Static-dissipating vinyl mat material, produced as described is found to meet all stated objects. Static-dissipating conductivity is an order of magnitude (i.e., 10 times) better, that is, a surface resistance of 10.sup.7 ohms per square, as compared with 10.sup.8 ohms per square of a vinyl product of the Lindsay, et al. patent, and delamination is virtually impossible. Ambient humidity and/or water immersion are found to have no significant effect on electrical properties. The inherent capability of Condulon to discharge a 5 kV charge in 0.02 second enables design modification to increase the speed of electrostatic discharge, from the 0.05 second time observed for the described mat, either by creating a less-thick top layer 10 or by increasing the proportion of conductive plasticizer in the low-conductivity layers 10-12. Generally, the thickness range of layer 10 may be between 25 and 50 mils, the thickness range of layer 11 may be between 1 and 5 mils, and the thickness range of layer 12 may be between 25 and 125 mils, expansion being optional and dependent upon ultimate use.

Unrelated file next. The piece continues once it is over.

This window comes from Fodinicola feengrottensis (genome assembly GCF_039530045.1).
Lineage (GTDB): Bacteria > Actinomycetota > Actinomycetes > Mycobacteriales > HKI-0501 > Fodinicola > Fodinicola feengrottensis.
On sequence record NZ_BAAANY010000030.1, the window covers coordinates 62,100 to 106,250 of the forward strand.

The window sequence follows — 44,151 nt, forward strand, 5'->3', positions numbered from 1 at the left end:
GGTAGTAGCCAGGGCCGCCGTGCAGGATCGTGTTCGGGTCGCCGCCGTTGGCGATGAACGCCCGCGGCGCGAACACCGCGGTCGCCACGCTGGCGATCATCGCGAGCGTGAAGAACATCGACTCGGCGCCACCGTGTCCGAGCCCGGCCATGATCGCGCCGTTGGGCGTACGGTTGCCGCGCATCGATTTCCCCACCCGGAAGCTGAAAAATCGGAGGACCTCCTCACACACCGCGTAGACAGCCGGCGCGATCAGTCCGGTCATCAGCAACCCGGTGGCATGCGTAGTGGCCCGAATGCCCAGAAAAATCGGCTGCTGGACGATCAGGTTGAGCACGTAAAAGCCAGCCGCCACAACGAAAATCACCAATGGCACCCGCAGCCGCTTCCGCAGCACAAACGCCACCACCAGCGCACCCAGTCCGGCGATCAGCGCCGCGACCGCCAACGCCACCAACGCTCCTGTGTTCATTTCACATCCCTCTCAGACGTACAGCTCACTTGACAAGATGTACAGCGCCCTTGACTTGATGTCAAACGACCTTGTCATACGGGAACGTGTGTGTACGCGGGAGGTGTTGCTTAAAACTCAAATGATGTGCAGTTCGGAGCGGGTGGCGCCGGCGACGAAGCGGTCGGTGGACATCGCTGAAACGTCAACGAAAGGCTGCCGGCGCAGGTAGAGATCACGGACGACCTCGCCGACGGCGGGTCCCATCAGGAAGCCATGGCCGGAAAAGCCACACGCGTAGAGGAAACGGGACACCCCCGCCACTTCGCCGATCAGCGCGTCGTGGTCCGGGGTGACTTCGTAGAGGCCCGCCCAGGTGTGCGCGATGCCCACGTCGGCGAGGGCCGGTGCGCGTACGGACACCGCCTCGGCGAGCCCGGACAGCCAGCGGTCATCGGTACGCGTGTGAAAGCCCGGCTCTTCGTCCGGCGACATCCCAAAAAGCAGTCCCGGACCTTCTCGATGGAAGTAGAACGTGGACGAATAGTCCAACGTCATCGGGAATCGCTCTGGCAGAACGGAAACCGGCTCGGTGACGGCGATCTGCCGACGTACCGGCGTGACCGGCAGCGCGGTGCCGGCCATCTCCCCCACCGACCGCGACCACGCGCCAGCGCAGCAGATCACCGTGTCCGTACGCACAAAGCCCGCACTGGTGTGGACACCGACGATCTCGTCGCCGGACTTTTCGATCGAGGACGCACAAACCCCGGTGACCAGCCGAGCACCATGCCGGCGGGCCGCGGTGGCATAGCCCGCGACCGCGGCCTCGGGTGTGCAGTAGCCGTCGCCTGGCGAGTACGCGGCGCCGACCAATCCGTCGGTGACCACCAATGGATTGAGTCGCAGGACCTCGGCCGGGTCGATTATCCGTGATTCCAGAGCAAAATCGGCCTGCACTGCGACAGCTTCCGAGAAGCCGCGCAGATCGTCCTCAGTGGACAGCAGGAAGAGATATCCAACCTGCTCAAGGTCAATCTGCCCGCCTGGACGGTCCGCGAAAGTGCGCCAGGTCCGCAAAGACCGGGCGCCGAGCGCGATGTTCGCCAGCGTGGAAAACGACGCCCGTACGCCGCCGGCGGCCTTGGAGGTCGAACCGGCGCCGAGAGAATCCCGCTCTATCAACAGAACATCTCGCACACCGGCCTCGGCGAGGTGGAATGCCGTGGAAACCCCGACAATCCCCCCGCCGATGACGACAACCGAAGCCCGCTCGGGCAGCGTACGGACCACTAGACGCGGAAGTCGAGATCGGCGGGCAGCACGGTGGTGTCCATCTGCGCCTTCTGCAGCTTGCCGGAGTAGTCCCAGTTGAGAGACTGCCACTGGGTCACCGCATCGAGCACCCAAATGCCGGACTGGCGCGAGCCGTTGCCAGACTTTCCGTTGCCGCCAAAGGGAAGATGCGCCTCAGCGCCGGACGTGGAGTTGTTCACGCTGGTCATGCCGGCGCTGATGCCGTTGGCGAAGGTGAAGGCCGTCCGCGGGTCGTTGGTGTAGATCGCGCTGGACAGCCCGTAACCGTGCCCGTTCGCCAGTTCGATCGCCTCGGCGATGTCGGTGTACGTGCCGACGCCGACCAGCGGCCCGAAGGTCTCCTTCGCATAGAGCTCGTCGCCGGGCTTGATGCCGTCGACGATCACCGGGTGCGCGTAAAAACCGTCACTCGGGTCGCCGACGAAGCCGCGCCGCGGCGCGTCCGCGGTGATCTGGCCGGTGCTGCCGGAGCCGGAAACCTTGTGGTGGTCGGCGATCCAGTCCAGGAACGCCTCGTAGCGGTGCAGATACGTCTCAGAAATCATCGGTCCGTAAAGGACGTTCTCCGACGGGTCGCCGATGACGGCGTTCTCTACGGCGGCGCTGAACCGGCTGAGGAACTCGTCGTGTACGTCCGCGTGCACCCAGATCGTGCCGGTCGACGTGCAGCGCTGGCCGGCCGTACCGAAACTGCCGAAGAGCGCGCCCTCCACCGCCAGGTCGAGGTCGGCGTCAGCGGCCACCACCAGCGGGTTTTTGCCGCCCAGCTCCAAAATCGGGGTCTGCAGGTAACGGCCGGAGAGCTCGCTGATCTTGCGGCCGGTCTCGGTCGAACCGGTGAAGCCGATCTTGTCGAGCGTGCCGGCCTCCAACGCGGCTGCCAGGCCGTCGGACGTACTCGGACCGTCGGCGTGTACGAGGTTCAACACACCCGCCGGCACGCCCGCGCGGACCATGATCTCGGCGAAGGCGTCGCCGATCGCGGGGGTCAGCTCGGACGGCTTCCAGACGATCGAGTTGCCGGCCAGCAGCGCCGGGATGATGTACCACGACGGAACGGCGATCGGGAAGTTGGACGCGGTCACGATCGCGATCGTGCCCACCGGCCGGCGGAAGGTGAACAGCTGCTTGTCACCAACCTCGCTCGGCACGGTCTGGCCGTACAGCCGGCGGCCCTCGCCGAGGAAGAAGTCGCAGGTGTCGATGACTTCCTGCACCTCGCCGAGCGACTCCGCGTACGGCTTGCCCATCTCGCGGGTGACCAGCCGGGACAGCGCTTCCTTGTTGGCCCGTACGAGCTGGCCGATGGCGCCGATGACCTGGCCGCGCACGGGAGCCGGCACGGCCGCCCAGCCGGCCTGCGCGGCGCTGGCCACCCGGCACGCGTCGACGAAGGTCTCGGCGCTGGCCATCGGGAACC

The tacky exposed upper surface of top layer 10 is not only effective in removing dust or dirt particles from pedestrian footwear, wheel treads, and the like, but it also lends itself to repeated washing with commonly used detergent solutions, such as Spic & Span and Pinesol, for total regeneration of the tack. And of course, the sticky surface is static dissipative. Use is therefore particularly attractive at entrances to hospitals, electronic "clean rooms", and the like.
While the invention has been described in detail for the preferred embodiment, it will be understood that modifications may be made without departing from the scope of the invention.